These quirks become a lot more involved when redundancy is part of your design. The primary reason for this is that SMDI systems connect the voicemail system to the softswitch via a standard EIA/TIA-232 serial cable, which most people still refer to as an RS-232 cable. These serial cables, as you probably know, have only two ends on them. This doesn't make it easy to hook backup systems in place. To make things more complicated, voicemail systems rarely have multiple RS-232 ports.
So... because of these constraints, you want to pay attention to a few details. First, know what method of redundancy your vendor's systems support. It may be the case that they don't support RS-232 "Y" cables, and require you to buy a "data splitter" box instead. Also, if you were planning to put your softswitch in one room and your voicemail system in a different room, you may need to rethink this, because serial cables have some distance limitations. If distance isn't a problem, don't forget to include running the serial cable in your project plan.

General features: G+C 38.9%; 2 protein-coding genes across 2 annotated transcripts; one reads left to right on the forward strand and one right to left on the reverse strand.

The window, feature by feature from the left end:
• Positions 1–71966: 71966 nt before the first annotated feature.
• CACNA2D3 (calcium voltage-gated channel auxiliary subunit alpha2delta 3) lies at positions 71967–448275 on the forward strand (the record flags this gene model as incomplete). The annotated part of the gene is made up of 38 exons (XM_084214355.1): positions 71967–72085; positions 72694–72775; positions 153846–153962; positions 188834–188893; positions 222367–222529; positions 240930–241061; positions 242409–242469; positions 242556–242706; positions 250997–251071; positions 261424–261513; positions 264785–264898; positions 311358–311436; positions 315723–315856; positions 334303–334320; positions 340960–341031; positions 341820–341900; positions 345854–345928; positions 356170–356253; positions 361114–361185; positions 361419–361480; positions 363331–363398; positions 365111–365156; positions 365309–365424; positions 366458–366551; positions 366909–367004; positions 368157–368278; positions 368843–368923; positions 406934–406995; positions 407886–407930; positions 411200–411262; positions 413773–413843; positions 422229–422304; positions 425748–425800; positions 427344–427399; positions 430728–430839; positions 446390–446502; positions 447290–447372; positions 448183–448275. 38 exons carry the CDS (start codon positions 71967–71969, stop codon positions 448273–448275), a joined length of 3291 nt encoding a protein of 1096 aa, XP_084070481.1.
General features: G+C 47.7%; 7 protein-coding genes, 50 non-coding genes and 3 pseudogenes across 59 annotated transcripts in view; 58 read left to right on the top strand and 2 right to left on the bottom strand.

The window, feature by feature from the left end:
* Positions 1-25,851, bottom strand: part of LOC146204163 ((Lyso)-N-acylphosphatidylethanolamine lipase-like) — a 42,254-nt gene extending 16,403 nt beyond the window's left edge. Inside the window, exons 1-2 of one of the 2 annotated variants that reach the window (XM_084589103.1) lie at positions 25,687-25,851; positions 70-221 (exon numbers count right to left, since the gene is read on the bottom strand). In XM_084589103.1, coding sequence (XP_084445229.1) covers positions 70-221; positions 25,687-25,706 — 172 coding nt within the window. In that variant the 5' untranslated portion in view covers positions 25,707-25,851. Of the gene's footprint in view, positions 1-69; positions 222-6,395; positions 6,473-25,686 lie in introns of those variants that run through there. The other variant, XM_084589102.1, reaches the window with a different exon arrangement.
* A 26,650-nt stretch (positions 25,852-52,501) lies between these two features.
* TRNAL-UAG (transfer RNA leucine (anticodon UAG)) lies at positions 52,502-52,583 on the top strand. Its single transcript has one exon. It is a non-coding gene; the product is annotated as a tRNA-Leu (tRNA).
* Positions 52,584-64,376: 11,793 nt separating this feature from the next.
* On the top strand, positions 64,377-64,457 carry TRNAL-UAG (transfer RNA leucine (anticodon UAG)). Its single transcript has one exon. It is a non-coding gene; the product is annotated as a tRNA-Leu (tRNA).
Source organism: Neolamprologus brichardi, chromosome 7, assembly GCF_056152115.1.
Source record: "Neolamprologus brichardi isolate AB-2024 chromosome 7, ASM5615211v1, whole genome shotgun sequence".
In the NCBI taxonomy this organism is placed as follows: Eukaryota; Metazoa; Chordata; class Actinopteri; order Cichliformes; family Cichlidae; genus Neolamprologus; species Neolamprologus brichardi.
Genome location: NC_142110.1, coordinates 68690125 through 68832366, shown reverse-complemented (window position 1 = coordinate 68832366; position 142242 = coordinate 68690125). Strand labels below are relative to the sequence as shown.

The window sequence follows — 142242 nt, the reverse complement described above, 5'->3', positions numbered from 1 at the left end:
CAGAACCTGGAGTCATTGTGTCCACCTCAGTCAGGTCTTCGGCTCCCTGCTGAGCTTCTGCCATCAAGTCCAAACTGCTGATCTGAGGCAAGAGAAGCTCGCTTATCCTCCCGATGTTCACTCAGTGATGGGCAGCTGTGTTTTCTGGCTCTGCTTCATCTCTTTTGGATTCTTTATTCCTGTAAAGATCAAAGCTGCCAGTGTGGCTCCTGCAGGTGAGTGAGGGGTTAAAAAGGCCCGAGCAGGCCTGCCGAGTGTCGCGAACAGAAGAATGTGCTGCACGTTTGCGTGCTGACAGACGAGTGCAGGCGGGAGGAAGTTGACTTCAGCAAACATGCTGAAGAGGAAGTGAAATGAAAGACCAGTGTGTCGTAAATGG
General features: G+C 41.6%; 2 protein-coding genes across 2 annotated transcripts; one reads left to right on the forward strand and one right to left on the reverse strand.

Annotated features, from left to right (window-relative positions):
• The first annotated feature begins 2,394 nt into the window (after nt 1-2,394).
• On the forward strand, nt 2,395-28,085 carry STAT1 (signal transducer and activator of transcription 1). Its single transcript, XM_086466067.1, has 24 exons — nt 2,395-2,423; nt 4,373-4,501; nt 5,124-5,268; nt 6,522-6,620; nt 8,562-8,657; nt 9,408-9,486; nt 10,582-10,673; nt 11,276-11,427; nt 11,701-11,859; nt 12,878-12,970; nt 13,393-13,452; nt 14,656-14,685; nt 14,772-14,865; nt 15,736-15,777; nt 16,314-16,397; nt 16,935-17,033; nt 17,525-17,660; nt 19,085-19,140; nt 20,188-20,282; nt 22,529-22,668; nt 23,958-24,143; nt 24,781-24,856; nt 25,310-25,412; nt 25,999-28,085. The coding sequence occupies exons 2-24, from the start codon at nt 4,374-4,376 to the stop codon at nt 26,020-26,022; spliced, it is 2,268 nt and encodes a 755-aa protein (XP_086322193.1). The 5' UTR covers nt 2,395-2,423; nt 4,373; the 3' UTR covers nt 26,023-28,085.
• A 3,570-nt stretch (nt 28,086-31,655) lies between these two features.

Tom Lancaster is a consultant with over tens years experience in the networking industry, focused on Internet infrastructure. He is co-author of several books on networking, including CSSP: Secure PIX and Secure VPN Study Guide, published by Sybex.
This was first published in May 2003